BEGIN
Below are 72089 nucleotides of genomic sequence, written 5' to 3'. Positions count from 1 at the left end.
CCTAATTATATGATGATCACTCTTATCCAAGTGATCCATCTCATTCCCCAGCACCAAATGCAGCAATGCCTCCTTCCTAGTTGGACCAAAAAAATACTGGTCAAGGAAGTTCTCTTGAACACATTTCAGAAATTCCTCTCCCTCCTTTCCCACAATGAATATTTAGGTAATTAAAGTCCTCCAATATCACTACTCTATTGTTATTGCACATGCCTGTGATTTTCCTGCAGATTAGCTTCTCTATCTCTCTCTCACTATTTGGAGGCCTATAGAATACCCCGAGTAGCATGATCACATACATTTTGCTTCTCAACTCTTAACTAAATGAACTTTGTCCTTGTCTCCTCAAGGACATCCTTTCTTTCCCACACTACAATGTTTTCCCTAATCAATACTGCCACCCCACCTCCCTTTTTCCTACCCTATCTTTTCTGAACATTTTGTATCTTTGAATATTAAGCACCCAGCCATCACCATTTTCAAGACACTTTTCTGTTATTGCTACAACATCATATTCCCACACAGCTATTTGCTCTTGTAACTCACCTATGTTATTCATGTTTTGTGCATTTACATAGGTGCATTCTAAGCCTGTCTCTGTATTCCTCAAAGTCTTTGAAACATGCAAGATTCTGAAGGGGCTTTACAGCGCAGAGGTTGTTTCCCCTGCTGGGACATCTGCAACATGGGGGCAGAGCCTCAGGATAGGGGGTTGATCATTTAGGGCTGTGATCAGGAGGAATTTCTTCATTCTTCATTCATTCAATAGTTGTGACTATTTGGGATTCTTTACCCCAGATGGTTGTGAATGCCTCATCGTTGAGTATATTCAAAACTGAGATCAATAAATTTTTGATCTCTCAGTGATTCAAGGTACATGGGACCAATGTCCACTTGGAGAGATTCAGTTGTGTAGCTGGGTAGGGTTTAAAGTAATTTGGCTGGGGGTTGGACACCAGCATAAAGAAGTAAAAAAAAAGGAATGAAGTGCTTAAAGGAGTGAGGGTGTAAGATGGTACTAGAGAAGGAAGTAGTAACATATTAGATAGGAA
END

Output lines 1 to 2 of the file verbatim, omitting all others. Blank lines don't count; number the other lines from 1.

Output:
Below are 72089 nucleotides of genomic sequence, written 5' to 3'. Positions count from 1 at the left end.
CCTAATTATATGATGATCACTCTTATCCAAGTGATCCATCTCATTCCCCAGCACCAAATGCAGCAATGCCTCCTTCCTAGTTGGACCAAAAAAATACTGGTCAAGGAAGTTCTCTTGAACACATTTCAGAAATTCCTCTCCCTCCTTTCCCACAATGAATATTTAGGTAATTAAAGTCCTCCAATATCACTACTCTATTGTTATTGCACATGCCTGTGATTTTCCTGCAGATTAGCTTCTCTATCTCTCTCTCACTATTTGGAGGCCTATAGAATACCCCGAGTAGCATGATCACATACATTTTGCTTCTCAACTCTTAACTAAATGAACTTTGTCCTTGTCTCCTCAAGGACATCCTTTCTTTCCCACACTACAATGTTTTCCCTAATCAATACTGCCACCCCACCTCCCTTTTTCCTACCCTATCTTTTCTGAACATTTTGTATCTTTGAATATTAAGCACCCAGCCATCACCATTTTCAAGACACTTTTCTGTTATTGCTACAACATCATATTCCCACACAGCTATTTGCTCTTGTAACTCACCTATGTTATTCATGTTTTGTGCATTTACATAGGTGCATTCTAAGCCTGTCTCTGTATTCCTCAAAGTCTTTGAAACATGCAAGATTCTGAAGGGGCTTTACAGCGCAGAGGTTGTTTCCCCTGCTGGGACATCTGCAACATGGGGGCAGAGCCTCAGGATAGGGGGTTGATCATTTAGGGCTGTGATCAGGAGGAATTTCTTCATTCTTCATTCATTCAATAGTTGTGACTATTTGGGATTCTTTACCCCAGATGGTTGTGAATGCCTCATCGTTGAGTATATTCAAAACTGAGATCAATAAATTTTTGATCTCTCAGTGATTCAAGGTACATGGGACCAATGTCCACTTGGAGAGATTCAGTTGTGTAGCTGGGTAGGGTTTAAAGTAATTTGGCTGGGGGTTGGACACCAGCATAAAGAAGTAAAAAAAAAGGAATGAAGTGCTTAAAGGAGTGAGGGTGTAAGATGGTACTAGAGAAGGAAGTAGTAACATATTAGATAGGAA